TDEM VOLUNTARY AGENCY LIAISON ASSISTAS WITH HURRICANE SANDY RECOVERY
When Hurricane Sandy made landfall on the East Coast October 29th, 2012, thousands were without electricity, water, and shelter. Anna Tangredi, the Texas Division of Emergency Management’s Voluntary Agency Liaison (VAL) and member of the TDEM State Management Team, was invited to be on the volunteer and donations conference calls that were being held. As the VAL, Tangredi works with voluntary organizations for donations & volunteer management and long term recovery for individuals during and after a disaster. Dante Gliniecki, the VAL for the state of Missouri, asked Tangredi if she would be willing to fill a standing Emergency Management Assistance Compact (EMAC) request (for both New York and New Jersey) for donations managers after his team demobilized. NY and NJ had standing EMAC request for donations managers. Tangredi agreed to go with full TDEM support.
Once at the New York State Operations Center, Tangredi was directed to the donations management warehouse where the Donations Coordination Team (DCT) actively participated in conference calls with New York Voluntary Organizations Active in Disasters (VOAD) and Long Island VOAD. These calls included training on the use of Aidmatrix*, a donations management system. The DCT consisted of Tangredi, FEMA staff, AmeriCorps volunteers and Adventist Community Services. As a part of the DCT, Tangredi was tasked with acceptance or rejection of donations from the Aidmatrix portal, approval for organizational use of Aidamatrix, generation of donation reports, warehouse inventory reports, volunteer hour reports and responsibility to ensure personnel support for the warehouse. Work conditions in the warehouse were not easy. While running water eluded the team, Tangredi managed to get a warming tent and some heat for warehouse volunteers. Sometimes it was colder inside the warehouse than it was outside. The DCT worked 7 - 10 hour days throughout Tangredi’s deployment.
Tangredi spent 20 days in New York and returned to Texas with several “lessons learned.” She underscores the need for a plan and the need to exercise that plan, including identifying roles and responsibilities. Tangredi states, “When you’ve got that plan down, exercise it again.” Tangredi learned that it takes more than volunteers. Volunteers can move mountains, but they still need a way to pay for fuel for trucks and forklifts. Volunteers in warehouses have basic necessities, such as running water, bathrooms (or at least portable toilets) and electricity.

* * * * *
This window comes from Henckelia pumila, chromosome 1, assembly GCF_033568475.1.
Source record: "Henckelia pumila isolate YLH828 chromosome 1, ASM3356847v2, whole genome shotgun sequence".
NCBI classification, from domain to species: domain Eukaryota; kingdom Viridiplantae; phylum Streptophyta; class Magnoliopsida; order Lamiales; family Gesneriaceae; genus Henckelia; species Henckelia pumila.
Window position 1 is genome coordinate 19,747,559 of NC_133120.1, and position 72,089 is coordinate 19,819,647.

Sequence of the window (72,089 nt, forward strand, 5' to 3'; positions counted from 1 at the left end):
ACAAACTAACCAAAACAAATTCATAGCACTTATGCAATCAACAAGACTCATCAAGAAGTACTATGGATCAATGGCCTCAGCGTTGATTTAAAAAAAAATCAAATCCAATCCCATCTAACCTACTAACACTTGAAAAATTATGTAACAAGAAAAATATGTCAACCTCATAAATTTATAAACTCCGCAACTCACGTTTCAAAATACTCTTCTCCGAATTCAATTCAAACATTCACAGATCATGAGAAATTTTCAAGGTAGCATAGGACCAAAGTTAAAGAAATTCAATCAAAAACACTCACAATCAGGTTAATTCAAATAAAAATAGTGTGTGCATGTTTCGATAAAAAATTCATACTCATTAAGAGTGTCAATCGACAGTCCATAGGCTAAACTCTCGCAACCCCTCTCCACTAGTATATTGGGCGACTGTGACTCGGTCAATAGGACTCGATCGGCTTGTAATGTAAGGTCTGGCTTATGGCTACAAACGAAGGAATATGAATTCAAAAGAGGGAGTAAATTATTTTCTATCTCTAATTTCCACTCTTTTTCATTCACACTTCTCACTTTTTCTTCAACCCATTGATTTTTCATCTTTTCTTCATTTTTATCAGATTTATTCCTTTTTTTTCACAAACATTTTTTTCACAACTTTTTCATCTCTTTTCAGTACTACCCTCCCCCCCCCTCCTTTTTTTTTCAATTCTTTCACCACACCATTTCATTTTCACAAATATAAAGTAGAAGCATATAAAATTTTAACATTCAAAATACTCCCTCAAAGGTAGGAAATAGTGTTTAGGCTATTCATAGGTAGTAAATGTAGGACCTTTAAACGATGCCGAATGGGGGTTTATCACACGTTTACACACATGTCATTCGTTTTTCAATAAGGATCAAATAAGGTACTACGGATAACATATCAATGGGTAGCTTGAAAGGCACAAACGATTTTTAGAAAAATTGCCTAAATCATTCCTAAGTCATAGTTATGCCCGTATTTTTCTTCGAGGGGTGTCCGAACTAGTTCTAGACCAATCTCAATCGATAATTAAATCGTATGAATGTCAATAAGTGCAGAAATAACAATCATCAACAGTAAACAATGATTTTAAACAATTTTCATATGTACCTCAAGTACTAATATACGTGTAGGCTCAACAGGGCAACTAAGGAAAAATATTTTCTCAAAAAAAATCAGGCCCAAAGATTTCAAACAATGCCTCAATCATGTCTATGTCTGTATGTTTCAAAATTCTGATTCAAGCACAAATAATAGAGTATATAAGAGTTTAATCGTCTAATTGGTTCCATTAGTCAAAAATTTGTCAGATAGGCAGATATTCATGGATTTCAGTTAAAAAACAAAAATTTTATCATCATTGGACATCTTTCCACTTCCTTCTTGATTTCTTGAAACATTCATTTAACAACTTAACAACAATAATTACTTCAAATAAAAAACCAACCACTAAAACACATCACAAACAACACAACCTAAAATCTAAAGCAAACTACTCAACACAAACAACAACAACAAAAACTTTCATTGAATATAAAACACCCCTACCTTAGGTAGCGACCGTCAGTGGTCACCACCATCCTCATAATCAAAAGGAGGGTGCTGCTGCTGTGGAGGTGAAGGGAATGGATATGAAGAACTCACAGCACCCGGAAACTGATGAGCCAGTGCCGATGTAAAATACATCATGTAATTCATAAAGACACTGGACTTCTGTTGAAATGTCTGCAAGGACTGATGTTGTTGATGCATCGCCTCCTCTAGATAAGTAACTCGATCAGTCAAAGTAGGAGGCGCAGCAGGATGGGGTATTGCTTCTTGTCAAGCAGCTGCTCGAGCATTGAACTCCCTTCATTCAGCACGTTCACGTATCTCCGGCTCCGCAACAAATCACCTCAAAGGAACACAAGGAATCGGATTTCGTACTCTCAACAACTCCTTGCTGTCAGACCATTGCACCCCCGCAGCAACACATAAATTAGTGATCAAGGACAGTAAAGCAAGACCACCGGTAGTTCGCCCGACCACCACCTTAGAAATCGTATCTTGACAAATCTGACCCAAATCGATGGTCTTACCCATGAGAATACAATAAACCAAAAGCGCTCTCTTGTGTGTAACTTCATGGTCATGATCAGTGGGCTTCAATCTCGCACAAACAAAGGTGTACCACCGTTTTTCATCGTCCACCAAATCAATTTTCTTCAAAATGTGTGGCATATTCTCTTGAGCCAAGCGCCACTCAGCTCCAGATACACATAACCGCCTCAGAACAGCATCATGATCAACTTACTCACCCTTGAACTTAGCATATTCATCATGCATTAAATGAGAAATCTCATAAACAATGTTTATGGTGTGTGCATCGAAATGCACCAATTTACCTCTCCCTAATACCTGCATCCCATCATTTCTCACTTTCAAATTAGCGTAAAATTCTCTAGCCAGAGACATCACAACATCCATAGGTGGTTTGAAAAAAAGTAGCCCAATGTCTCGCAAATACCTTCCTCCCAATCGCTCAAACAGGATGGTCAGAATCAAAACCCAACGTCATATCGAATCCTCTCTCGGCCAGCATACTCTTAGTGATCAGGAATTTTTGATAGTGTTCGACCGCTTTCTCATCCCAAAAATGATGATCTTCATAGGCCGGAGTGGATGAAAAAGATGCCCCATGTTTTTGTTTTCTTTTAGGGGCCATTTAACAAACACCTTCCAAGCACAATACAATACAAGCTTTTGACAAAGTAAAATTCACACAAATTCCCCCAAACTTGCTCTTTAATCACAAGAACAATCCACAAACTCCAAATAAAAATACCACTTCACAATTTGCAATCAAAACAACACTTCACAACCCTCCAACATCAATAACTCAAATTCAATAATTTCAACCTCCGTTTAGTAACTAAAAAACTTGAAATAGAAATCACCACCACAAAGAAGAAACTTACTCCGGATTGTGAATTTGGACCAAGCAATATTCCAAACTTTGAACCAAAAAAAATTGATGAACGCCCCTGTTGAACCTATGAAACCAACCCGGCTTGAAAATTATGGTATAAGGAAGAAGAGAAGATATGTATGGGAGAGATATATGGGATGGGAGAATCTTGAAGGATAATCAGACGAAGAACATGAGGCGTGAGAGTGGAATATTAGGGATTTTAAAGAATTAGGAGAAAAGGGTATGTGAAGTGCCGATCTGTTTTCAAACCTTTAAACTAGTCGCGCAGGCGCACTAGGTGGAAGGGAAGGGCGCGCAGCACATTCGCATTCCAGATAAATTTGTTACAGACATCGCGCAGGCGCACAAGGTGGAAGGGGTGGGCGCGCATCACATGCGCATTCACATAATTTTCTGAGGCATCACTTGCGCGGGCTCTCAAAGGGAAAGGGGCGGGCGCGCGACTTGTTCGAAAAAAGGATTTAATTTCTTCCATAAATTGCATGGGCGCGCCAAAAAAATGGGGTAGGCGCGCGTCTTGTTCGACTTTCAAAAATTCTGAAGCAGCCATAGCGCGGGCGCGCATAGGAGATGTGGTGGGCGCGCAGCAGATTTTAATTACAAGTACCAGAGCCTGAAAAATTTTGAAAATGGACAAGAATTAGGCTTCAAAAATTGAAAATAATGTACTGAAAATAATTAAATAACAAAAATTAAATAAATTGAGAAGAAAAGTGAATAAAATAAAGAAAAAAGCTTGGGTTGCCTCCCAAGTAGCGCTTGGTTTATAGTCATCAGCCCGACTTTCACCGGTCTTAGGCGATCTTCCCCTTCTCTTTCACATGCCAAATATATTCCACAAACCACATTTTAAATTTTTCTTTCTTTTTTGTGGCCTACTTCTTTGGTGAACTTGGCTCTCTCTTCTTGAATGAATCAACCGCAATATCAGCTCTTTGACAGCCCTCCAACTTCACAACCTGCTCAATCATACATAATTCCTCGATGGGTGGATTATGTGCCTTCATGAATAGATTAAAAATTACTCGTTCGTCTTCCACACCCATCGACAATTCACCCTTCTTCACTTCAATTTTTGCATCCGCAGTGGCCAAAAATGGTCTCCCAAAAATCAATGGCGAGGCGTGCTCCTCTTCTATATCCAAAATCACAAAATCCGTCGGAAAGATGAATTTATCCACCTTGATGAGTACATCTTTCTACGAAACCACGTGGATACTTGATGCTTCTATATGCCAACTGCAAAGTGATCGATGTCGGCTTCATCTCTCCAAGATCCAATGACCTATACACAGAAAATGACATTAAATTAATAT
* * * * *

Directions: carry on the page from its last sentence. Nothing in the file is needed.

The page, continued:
Tangredi also learned the importance of tracking volunteer hours. Keeping track of these hours means money for the state, specifically when calculating the state’s match for FEMA recovery funds. On one of the New York VOAD conference calls, the Church of Jesus Christ of Latter Day Saints (LDS) reported over 600,000 volunteer hours clearing debris. Each of those volunteer hours is worth $21 (using FEMA standards), equating to over $1 million towards the states FEMA match of 25%.
*Aidmatrix is the National Donations Management Network provided to each state through a memorandum of understanding (MOU). Each state has a portal administered by the donations coordinator. The network was originally funded by FEMA. Texas signed a MOU with Aidmatrix in September 2012. The state of New York signed theirs in November 2012 following Hurricane Sandy.